Anyway, “1408” the story is more about faith, I think, and, well, evil. (It’s an evil fucking room, says Olin.) It’s a great read, and as King says in his notes on it, every writer should try their hand at “the haunted room” story at least once. The film adds layers of family and loss and deepens the Mike Enslin character. Not unsuccessfully, I might add. This might be the only story outside of The Shining where the alterations to the original story really add a dimension not-glimpsed in the original. (I suppose the Bollywood No Smoking would belong to this category, as well; it’s practically its own creation). I’m not saying it’s better, just different in an equally-cool way. The movie can be read as a man descending into the madness of his own self-punishment and regret, or of alcoholism.
(A lot of King’s work can, actually. Them’s the brakes and them’s the gears and there’s the steering wheel and hit the gas.)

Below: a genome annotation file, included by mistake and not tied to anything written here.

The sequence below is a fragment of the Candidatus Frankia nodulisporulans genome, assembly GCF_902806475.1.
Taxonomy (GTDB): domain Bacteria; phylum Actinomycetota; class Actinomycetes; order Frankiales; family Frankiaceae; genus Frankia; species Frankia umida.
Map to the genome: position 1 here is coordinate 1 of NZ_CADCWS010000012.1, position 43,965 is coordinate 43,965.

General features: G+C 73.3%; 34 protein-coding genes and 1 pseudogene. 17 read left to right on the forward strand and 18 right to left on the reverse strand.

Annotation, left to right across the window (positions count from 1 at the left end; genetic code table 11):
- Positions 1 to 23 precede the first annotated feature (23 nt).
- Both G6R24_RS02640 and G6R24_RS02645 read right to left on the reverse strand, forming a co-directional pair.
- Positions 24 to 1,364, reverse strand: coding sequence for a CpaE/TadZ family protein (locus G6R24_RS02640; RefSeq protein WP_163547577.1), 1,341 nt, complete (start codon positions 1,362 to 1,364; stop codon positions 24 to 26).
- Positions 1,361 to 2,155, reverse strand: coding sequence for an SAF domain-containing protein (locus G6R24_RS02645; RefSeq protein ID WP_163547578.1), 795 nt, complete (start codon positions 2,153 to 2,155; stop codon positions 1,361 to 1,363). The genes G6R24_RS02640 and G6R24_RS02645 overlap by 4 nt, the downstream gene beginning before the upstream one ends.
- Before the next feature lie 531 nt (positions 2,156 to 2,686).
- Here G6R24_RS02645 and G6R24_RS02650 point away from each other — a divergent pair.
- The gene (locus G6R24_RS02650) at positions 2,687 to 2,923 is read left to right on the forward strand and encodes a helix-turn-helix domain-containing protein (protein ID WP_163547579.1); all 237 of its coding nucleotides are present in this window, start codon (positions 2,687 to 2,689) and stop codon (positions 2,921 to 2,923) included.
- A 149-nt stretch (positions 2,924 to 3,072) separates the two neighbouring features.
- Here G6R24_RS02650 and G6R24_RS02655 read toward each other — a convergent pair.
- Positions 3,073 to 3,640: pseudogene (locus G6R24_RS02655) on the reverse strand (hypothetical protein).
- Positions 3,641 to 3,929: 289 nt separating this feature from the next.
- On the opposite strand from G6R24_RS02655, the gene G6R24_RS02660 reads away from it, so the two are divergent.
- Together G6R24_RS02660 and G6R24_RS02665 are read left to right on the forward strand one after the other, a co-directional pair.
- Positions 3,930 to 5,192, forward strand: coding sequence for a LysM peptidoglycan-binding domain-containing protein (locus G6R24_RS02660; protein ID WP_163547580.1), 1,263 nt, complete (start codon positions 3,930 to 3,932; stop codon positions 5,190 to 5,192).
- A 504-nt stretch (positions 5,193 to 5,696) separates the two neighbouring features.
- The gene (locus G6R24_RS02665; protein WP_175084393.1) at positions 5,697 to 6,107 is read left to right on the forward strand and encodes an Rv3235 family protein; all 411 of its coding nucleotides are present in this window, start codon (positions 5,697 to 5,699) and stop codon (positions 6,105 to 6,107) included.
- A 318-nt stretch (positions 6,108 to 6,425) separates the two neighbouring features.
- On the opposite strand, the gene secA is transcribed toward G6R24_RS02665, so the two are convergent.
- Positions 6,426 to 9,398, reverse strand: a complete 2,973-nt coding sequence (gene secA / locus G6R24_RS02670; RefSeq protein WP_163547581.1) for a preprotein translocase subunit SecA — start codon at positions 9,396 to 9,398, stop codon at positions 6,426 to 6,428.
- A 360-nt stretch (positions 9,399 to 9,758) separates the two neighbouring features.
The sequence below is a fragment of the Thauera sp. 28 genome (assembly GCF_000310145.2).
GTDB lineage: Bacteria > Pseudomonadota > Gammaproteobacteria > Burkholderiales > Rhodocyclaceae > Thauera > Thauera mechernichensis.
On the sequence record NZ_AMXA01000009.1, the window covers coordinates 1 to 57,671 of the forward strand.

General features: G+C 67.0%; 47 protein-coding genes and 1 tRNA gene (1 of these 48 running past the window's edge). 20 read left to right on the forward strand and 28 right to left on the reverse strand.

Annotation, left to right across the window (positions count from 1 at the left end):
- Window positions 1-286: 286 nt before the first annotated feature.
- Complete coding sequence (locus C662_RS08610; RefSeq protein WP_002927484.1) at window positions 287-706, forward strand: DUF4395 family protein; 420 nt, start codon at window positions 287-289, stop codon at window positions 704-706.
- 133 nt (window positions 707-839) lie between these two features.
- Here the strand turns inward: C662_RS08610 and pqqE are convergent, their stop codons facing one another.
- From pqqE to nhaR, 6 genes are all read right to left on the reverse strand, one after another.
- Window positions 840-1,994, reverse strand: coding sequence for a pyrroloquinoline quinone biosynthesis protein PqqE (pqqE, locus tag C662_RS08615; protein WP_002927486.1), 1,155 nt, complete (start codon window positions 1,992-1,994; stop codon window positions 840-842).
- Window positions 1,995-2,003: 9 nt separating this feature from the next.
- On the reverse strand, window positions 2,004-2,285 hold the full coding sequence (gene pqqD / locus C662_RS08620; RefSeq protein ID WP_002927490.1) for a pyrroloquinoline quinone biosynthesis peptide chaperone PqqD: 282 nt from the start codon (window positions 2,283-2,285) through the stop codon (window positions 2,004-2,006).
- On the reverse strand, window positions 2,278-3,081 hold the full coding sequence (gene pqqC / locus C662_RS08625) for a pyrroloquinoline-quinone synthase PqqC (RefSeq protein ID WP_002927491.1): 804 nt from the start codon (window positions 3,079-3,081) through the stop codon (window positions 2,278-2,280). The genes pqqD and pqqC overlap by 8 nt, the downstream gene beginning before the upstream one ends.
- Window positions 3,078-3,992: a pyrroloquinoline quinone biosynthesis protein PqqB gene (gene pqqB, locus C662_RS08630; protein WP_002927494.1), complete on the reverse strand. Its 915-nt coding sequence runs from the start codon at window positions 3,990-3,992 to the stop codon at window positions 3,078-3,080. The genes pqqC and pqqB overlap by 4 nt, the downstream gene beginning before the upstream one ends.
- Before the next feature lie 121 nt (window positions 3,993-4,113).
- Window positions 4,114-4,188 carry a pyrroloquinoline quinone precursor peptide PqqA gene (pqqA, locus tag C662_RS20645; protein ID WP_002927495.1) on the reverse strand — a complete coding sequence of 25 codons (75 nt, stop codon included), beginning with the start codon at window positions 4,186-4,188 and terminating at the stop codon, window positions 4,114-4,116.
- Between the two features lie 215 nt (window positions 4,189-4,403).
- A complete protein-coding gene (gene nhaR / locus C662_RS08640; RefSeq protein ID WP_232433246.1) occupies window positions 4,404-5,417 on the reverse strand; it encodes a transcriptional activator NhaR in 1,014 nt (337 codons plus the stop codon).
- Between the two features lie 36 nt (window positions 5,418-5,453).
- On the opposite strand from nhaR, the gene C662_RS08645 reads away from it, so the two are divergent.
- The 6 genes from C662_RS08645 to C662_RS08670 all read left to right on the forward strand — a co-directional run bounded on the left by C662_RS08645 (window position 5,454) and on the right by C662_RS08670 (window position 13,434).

One final note: it does appear, briefly, at the very end of the film, but the telephone operator’s bizarre dialogue is more of a motif in the story: Five. This is five. Ignore the sirens. Even if you leave this room, you can never leave this room. Eight. This is eight. We have killed your friends. Every friend is now dead. Creepy. Makes me wonder if SK has heard the Conet Project.
Some very touching bits at the end, too. King has gone on record saying the thing that scares him the most is something happening to his children. You can really see this fear throughout his work, I think.
|Not the cover to the book I have, but a pretty good design, I think. I also like the "THE NUMBER ONE BESTSELLING WRITER" but. Oh! The number one bestselling writer! Not the Stephen King who works down at the 7-11, a different one.|